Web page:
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Tobor the Great (1954)

Approved | | Sci-Fi | 1 September 1954 (USA)
A young boy-genius befriends his grandfather's robot, designed as a test pilot for space travel and coveted by foreign spies.

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Writers:

(screenplay), (story)
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Cast

Complete credited cast:
...
Dr. Ralph Harrison
...
Janice Roberts
...
Brian 'Gadge' Roberts
...
Prof. Arnold Nordstrom
...
The Foreign Spy-Chief
Henry Kulky ...
Paul - Spy-Henchman
Franz Roehn ...
Karl
Hal Baylor ...
Max - Spy-Henchman
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Storyline

As projected here, a thinly-disguised NASA, working with nuclear rockets, is ready for manned flights in the mid-fifties...but Dr. Ralph Harrison doesn't think so, and resigns in protest. Colleague Prof. Nordstrom promptly enlists his aid in developing an alternative robot Spaceman! Naturally, foreign spies are keenly interested... Uses documentary footage of early space research. Written by Rod Crawford <puffinus@u.washington.edu>

Plot Summary | Plot Synopsis

Taglines:

Man-Made monster with every human emotion

Genres:

Sci-Fi

Certificate:

Approved | See all certifications »
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Details

Country:

Language:

Release Date:

1 September 1954 (USA)  »

Also Known As:

A Vingança do Monstro  »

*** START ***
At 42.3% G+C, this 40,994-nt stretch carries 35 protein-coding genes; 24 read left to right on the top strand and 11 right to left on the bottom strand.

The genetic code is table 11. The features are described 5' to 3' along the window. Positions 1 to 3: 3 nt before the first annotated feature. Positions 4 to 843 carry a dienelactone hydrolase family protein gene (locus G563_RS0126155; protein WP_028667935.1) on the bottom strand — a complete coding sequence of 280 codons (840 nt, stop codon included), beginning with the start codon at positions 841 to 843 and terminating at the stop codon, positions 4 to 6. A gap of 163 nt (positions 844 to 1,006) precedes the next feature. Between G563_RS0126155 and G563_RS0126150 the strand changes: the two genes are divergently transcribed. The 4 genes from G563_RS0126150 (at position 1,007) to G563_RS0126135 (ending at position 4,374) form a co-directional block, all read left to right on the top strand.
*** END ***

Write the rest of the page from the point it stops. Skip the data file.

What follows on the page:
Company Credits

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Technical Specs

Runtime:

Sound Mix:

Aspect Ratio:

1.37 : 1
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Did You Know?

Goofs

When Tobor escapes from Professor Nordstrom's compound and knocks down the high voltage gate, it sparks as he walks across it. But at this point the gate isn't connected to anything. See more »

Quotes

Brian 'Gadge' Robertson: Gee, Tobor, you're wonderful!
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Connections

Featured in Troldspejlet: Episode #40.2 (2008) See more »

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User Reviews

 
The Science Depends Too Much on ESP
10 July 2015 | by (United States) – See all my reviews

There is early space-race fear of putting human beings in orbit. Of course, pioneering astronauts had no sure things since so much was based on speculation. A man named Nordstrom develops a robot (Tobor, get it?) that could do the same things as a human without the danger to our delicate constitutions. Of course, the Russians get wind of his invention and easily move in on everyone. Since this is basically a kid movie, there is a precocious kid who can't keep his hands off anything. He could have undone millions of dollars in research with his intrusions, but, of course, boy will be boys. To me this is entertaining but it's hard to overcome the dependence on ESP as a conduit to the robot. Throw out all the technology and simply think things. Isn't that the way Professor Harold Hill taught his bands to play their instruments in "The Music Man"?


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